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51.1 MB (5.0 MB compressed)
5055 x 3530 pixels
42.9 x 30.0 cm ⏐ 16.9 x 11.8 in (300dpi)
CLAUDE NURIDSANY & MARIE PERENNOU / SCIENCE PHOTO LIBRARY CLAUDE NURIDSANY & MARIE PERENNOU / SCIENCE PHOTO LIBRARY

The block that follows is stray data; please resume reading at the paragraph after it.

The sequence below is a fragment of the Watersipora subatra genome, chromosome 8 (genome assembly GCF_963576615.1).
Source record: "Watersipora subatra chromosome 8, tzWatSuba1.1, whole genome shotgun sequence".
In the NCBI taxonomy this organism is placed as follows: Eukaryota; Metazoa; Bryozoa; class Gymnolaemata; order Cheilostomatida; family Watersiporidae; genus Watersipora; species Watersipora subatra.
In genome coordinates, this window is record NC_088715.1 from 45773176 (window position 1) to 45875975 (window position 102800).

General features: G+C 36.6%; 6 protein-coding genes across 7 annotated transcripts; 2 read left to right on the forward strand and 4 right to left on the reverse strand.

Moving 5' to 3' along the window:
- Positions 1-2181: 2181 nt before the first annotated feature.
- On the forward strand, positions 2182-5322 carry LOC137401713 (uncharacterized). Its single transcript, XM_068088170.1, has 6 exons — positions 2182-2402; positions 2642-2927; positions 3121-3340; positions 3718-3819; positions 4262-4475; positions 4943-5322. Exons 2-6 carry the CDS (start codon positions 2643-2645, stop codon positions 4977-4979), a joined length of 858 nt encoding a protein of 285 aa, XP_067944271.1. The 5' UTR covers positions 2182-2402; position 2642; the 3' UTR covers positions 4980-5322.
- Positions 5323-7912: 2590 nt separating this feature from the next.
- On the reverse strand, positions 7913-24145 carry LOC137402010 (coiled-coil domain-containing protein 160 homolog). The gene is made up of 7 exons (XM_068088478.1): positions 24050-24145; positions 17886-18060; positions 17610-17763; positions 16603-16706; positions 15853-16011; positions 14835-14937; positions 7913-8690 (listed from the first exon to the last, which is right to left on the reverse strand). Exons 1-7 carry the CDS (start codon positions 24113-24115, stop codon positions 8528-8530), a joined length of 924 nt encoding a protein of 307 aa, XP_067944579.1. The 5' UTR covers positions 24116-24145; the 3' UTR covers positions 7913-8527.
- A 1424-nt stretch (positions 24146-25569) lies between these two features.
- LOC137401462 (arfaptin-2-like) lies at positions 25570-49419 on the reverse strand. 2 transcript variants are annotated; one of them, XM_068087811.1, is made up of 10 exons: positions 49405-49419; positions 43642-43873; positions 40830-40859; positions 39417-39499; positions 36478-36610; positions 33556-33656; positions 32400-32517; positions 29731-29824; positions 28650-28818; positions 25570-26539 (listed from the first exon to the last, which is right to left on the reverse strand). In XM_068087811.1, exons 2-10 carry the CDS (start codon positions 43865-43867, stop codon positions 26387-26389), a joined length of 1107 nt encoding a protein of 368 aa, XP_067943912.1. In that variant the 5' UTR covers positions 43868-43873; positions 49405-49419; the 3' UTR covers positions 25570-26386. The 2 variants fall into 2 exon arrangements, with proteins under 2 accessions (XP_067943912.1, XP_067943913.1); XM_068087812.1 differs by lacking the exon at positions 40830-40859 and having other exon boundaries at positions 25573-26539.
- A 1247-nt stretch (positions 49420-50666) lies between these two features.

Leaf galls. Spherical galls on an oak leaf. These galls are produced by the common oak gall wasp, Cynips quercusfolii. A parthenogenetic generation of female wasps emerge from these galls in early winter and they lay their unfertilized eggs in un- developed oak buds. The larvae hatch and produce small galls from which males and females emerge in early summer. After mating the females lay their eggs on the underside of oak leaves. Galls form because the developing larvae produce substances which stimulate tumorous growth in the surrounding plant tissue. The masses of tissue provide the larvae with a food & protection from predators.
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